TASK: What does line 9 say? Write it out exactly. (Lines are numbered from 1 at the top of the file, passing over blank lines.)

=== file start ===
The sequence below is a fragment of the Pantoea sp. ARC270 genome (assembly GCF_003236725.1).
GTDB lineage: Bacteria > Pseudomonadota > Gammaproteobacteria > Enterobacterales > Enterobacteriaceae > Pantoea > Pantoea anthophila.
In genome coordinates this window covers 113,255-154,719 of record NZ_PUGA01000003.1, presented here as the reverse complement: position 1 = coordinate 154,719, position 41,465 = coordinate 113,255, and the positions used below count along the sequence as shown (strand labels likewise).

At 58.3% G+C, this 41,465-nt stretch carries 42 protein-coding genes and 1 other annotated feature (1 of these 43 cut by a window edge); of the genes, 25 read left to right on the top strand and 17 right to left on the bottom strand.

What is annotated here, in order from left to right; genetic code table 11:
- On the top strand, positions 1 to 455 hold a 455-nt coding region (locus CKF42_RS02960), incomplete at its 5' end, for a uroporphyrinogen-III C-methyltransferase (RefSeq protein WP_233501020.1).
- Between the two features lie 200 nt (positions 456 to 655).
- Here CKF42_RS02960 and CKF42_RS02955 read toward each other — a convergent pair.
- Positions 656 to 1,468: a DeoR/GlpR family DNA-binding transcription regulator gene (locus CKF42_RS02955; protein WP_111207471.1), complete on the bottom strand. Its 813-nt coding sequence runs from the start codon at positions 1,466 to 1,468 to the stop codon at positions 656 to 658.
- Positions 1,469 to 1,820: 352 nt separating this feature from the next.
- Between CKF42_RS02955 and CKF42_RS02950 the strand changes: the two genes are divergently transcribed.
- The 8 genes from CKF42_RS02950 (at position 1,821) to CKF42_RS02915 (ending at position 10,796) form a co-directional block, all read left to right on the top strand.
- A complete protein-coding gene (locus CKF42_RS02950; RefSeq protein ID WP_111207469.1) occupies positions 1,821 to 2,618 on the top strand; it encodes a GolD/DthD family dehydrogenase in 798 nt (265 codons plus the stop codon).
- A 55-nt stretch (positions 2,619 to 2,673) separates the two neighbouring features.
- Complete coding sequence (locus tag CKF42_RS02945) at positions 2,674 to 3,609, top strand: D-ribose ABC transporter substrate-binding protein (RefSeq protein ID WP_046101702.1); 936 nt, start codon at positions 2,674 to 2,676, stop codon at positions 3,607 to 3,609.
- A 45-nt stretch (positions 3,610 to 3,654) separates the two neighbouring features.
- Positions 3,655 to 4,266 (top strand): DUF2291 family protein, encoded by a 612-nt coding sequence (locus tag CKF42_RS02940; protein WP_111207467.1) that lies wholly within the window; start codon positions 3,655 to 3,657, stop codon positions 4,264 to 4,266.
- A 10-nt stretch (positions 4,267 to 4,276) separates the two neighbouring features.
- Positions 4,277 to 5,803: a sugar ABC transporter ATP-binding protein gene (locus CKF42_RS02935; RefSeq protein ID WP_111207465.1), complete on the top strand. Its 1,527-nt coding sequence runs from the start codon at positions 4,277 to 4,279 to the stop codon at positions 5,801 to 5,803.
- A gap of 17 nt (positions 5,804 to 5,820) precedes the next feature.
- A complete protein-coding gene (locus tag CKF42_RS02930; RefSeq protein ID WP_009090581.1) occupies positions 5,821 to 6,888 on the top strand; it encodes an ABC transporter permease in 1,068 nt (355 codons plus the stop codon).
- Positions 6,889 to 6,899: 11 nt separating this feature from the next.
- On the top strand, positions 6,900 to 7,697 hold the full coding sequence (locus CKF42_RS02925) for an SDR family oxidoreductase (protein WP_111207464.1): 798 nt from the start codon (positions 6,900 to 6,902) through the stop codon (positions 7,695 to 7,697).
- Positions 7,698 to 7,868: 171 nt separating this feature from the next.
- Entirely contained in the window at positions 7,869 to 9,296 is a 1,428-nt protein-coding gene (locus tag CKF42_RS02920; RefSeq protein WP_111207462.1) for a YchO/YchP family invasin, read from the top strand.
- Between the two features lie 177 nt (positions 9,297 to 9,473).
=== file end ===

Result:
- Positions 656 to 1,468: a DeoR/GlpR family DNA-binding transcription regulator gene (locus CKF42_RS02955; protein WP_111207471.1), complete on the bottom strand. Its 813-nt coding sequence runs from the start codon at positions 1,466 to 1,468 to the stop codon at positions 656 to 658.